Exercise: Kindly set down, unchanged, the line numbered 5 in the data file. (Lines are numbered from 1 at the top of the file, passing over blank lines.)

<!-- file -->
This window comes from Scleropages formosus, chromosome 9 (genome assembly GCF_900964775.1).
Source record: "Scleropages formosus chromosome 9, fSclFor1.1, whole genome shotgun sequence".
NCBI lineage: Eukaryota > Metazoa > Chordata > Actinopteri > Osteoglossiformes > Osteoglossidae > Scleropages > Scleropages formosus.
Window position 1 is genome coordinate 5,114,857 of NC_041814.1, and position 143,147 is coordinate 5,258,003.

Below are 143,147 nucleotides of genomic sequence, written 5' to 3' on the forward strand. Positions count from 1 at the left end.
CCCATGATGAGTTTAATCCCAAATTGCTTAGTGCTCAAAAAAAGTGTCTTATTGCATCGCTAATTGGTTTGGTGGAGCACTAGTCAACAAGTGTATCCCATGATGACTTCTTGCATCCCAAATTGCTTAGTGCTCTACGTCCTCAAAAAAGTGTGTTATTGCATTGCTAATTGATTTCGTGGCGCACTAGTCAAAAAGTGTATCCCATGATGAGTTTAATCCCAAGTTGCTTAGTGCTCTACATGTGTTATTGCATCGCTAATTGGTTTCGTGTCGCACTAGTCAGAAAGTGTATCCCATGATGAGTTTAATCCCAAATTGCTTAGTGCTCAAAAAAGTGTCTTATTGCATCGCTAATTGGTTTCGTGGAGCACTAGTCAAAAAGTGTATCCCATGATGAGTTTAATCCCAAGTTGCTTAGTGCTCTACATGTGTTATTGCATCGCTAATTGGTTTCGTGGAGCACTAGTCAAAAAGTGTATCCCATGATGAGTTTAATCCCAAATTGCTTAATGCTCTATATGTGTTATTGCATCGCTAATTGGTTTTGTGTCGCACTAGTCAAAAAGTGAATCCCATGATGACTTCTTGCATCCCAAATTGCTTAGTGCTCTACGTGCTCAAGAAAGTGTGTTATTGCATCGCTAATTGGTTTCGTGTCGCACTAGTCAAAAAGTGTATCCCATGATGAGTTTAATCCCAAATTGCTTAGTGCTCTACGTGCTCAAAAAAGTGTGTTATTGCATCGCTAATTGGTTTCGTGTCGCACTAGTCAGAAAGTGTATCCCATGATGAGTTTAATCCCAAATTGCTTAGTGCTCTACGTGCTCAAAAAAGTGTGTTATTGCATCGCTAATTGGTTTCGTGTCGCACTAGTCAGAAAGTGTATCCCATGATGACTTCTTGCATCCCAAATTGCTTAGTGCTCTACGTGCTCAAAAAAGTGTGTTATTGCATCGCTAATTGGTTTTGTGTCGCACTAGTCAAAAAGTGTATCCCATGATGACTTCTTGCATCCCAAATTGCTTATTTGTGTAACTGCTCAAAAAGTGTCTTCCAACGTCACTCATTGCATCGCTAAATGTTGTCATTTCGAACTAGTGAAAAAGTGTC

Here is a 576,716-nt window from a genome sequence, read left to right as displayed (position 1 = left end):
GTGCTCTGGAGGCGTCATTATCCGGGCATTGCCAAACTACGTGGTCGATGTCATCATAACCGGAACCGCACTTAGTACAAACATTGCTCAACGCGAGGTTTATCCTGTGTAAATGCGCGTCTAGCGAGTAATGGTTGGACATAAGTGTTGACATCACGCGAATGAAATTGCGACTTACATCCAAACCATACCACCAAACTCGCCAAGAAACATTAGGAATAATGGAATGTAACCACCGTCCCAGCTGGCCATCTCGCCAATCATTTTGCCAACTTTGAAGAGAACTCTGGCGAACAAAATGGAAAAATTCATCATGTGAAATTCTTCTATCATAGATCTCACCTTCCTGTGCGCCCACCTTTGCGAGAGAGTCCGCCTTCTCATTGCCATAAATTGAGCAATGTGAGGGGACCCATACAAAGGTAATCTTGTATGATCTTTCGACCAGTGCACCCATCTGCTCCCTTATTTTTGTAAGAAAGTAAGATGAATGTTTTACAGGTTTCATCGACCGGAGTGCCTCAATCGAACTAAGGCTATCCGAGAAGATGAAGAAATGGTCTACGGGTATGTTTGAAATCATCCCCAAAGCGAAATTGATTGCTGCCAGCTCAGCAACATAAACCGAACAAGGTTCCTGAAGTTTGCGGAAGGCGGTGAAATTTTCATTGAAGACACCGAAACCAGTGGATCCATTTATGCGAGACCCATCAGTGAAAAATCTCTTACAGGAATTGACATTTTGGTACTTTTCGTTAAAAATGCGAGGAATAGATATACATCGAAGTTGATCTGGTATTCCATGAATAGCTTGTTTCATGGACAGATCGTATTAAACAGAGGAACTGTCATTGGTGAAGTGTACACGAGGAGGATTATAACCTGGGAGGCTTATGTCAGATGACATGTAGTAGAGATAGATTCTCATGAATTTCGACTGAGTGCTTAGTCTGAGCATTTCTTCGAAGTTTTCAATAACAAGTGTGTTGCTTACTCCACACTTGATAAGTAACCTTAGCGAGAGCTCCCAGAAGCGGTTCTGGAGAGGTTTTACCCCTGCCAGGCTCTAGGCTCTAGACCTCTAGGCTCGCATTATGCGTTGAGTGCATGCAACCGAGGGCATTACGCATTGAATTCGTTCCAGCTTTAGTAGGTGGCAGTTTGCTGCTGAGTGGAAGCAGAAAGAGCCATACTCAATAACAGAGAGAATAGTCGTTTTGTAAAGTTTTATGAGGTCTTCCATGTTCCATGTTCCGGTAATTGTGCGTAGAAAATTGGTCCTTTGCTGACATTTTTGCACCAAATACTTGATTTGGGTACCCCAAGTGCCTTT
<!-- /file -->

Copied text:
Below are 143,147 nucleotides of genomic sequence, written 5' to 3' on the forward strand. Positions count from 1 at the left end.